Today, Ireland--an exporter of people for two solid centuries--has become an importer. There's been net immigration in each of the last three years--including a record 22,800 in 1998--and that trend shows every sign of continuing. Everyone seems to have a story. Liam O'Flannagain, for instance, the Intel operations manager quoted above, is one of six children. Five went overseas to work; they've all recently returned. Another operations manager, Jim Cunningham at Dell, grew up in Belfast, but his Catholic parents sent him to school in England, partly to keep him away from the Troubles, as the Irish call the guerrilla war that's raged on and off in Northern Ireland since the 1970s. When Cunningham finished college, he went to work for Wang, and then Compaq, first in Scotland and later in Germany, where Dell recruited him in 1992. He liked what Dell had to offer but had doubts about returning to Ireland. His expatriate friends laughed at him, he says, but since then "they've all come back."

Noteworthy as it is, net immigration is only the brightwork on Ireland's demographic engine. The Irish baby boom lasted into the 1970s, long after those of the industrialized countries had petered out. The tail end of that baby boom is still sending large numbers of young Irish people into the job market--and into the lively streets of Dublin. However, birth control became more common after a 1972 referendum had removed the Roman Catholic Church's special role in government. Birth rates began dropping in the 1980s, and so too will the supply of job-seekers in the decade after 2000. Even now, jobs go unfilled. Irish construction firms are scouring Europe for workers, holding job fairs in places like Cologne, Birmingham, Stockholm, and Wales.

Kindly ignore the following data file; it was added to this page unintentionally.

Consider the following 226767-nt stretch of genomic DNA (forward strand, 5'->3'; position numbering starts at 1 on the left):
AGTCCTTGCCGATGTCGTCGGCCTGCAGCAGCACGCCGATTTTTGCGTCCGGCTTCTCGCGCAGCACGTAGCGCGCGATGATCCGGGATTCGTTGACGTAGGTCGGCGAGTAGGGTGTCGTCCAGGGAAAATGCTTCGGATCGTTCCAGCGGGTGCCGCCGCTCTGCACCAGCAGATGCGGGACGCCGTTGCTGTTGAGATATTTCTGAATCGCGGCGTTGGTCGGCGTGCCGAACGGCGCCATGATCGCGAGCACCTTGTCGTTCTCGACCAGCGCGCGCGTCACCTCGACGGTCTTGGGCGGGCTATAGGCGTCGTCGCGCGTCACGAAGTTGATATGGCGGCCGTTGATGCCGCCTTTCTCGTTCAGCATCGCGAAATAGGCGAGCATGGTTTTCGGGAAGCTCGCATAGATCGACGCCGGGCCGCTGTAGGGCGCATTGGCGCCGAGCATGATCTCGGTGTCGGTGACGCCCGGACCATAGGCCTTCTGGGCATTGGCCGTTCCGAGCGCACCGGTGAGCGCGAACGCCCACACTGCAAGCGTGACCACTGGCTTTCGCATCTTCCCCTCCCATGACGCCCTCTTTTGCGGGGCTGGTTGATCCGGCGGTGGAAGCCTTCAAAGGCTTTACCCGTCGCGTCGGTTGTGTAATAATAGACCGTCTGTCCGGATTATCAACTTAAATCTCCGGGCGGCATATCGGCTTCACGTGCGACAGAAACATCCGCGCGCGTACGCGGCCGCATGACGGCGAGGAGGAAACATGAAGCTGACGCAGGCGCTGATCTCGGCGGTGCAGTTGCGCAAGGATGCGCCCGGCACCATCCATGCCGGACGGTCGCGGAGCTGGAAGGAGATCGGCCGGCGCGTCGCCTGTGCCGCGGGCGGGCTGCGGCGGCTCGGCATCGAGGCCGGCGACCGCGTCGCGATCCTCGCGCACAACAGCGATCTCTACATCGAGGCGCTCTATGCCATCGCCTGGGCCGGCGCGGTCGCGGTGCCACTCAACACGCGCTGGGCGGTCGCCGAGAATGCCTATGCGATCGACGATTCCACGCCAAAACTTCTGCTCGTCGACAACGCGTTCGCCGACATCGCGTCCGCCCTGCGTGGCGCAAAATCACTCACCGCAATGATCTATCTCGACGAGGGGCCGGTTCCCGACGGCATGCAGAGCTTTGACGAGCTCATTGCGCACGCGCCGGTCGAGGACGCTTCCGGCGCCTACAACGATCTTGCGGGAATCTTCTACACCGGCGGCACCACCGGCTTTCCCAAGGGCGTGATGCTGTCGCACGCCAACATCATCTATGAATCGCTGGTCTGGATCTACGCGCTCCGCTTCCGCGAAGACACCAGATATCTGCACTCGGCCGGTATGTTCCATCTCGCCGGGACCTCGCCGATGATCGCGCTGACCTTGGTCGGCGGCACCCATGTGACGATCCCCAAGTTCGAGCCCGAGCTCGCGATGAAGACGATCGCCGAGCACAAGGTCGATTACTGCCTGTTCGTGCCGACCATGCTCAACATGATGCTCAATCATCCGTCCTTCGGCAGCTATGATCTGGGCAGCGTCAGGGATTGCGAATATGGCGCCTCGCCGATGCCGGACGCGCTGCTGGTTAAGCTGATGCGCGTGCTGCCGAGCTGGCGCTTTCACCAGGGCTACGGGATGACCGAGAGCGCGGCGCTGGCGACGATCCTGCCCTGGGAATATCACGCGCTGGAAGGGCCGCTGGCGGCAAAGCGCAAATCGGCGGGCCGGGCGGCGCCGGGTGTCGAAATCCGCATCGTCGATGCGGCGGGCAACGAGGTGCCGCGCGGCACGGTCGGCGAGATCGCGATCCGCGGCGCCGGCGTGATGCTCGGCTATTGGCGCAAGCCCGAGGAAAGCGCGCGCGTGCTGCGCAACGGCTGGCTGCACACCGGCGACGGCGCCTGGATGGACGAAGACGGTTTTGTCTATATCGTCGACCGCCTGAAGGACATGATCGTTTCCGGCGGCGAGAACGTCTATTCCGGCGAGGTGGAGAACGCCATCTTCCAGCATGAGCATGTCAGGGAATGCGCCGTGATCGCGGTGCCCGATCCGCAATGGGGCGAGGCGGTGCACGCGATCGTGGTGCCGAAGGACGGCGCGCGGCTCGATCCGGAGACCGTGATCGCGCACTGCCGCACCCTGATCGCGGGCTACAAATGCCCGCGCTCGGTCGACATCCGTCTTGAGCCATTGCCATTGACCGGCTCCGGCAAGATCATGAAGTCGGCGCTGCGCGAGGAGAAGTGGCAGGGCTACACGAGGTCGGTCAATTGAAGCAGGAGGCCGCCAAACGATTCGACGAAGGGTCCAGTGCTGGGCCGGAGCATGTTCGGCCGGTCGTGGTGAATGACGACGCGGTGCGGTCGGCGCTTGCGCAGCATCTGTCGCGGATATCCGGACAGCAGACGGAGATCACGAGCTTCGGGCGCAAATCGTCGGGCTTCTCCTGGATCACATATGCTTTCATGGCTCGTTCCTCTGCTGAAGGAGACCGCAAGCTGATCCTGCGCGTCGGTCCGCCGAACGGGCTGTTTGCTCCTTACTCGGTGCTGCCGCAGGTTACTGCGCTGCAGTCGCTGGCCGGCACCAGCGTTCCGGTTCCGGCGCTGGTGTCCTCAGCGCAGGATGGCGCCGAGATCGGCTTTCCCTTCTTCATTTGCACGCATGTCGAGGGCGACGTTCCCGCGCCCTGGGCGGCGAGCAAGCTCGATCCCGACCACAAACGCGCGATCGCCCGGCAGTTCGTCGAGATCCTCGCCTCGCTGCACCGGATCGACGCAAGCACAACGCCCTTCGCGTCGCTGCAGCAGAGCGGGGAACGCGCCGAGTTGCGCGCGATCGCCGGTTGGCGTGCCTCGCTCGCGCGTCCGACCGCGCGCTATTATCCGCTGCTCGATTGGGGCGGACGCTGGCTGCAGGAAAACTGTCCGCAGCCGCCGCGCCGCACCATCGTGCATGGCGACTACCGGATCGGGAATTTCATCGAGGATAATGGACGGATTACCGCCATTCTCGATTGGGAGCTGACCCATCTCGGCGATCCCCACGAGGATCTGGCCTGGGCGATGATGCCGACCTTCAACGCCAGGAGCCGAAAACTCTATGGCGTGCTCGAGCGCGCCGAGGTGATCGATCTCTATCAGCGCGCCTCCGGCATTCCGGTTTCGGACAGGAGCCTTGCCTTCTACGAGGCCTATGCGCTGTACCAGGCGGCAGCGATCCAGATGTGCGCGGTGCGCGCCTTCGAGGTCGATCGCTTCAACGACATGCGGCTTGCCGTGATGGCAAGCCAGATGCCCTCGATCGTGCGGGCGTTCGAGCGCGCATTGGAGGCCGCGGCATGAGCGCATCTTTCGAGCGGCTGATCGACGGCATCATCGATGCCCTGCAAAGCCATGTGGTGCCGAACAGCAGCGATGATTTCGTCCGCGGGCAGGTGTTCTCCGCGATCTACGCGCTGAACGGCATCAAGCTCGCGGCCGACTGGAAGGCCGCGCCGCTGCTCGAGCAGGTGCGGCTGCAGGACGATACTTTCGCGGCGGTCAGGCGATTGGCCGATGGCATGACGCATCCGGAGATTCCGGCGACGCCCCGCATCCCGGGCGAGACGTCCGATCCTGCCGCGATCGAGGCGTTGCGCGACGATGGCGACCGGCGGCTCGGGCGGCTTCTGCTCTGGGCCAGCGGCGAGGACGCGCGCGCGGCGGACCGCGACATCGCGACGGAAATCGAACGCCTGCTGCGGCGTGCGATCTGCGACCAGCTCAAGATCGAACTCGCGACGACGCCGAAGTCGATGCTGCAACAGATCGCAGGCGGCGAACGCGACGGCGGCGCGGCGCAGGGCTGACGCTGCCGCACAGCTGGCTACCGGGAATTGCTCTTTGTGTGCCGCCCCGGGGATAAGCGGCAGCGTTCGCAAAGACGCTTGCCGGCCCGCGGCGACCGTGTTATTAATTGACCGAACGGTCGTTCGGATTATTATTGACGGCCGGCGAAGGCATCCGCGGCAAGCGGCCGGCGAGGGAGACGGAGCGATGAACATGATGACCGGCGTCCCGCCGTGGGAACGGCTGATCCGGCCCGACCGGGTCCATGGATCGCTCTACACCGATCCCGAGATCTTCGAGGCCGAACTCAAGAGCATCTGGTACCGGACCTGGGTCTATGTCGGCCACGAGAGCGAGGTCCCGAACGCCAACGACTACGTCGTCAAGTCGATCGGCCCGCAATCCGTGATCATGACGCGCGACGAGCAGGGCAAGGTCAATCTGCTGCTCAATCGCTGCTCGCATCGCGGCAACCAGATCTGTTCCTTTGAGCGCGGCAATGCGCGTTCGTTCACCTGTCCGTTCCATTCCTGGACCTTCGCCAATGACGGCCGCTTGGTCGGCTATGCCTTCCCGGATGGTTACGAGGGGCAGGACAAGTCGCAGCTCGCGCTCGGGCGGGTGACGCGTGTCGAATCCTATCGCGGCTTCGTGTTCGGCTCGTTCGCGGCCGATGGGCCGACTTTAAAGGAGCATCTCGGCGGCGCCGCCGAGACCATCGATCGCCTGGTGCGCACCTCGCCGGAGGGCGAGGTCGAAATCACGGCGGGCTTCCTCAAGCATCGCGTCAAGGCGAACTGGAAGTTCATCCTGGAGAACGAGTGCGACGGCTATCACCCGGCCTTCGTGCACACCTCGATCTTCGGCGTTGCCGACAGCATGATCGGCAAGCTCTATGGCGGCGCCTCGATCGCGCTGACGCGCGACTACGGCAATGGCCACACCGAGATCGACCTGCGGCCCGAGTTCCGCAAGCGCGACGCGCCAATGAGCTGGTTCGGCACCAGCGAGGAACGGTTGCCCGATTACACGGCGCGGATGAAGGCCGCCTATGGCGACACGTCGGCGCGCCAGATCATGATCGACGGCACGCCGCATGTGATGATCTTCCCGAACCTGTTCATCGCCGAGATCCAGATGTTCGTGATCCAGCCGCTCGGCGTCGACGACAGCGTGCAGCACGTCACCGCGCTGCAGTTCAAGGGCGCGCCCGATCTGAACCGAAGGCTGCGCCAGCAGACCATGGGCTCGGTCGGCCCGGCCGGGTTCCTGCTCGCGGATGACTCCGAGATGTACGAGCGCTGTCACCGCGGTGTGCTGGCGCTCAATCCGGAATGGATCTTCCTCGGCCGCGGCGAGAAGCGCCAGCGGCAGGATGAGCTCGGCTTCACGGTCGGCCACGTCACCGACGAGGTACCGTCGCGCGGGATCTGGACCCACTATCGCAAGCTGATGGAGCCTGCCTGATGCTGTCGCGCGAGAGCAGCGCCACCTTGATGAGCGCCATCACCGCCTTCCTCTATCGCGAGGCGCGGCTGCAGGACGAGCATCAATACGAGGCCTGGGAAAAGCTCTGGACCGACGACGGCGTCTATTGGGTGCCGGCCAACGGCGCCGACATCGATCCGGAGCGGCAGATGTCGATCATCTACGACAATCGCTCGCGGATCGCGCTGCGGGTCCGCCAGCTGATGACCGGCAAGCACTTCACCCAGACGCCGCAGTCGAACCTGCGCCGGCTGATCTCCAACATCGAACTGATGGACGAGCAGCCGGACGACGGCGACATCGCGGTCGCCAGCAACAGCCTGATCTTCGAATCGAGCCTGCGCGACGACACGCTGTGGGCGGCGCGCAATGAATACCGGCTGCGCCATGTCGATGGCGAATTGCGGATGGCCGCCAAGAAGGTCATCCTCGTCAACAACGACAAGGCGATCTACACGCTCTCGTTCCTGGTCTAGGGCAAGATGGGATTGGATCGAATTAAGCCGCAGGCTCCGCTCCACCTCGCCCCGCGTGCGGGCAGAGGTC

Why was it, I wondered--apart from the reversal of de Valera's misbegotten policies--that today's young Irish people are able to get jobs in Ireland that their ancestors had to travel to the U.S. and Australia to find? To put it in the language of economics: the supply has always been there; why was there no demand?

Part of the explanation lies in the realm of public policy. Into the 1960s, Ireland's children were among Europe's most poorly educated. It wasn't until 1963 that the Irish government made universal secondary education a goal. "From 1922 to 1970 we invested nothing in education, while the rest of Europe did," says John Fitz Gerald, an economist at Dublin's Economic and Social Research Institute. Since then, the government has made major investments, including the establishment of nine regional technical colleges. Fitz Gerald notes that the benefits of post-World War II educational investment in nations like Germany began to affect their economies in the 1970s. For Ireland, the young people entering the work force in the past several years are the first products of the reformed system.

Ireland's membership in the European Union has also paid off economically. Ireland joined what was then the European Economic Community in 1973, when the idea of a single, integrated European market was more a dream than a plan. EU membership turned out to be beneficial on several levels, the most tangible being that of cold cash. As one of the poorer members, Ireland received subsidies for things like regional development and social programs. When the move to a single market began to gather force in 1988, the EU began pumping big money from its richer members to poorer ones as "structural funds" to ensure economic and social cohesion. Since 1990, Ireland's receipts have been large--from 2% to 4% of GDP. Much of the money has gone into roads and other things that underpin the economy.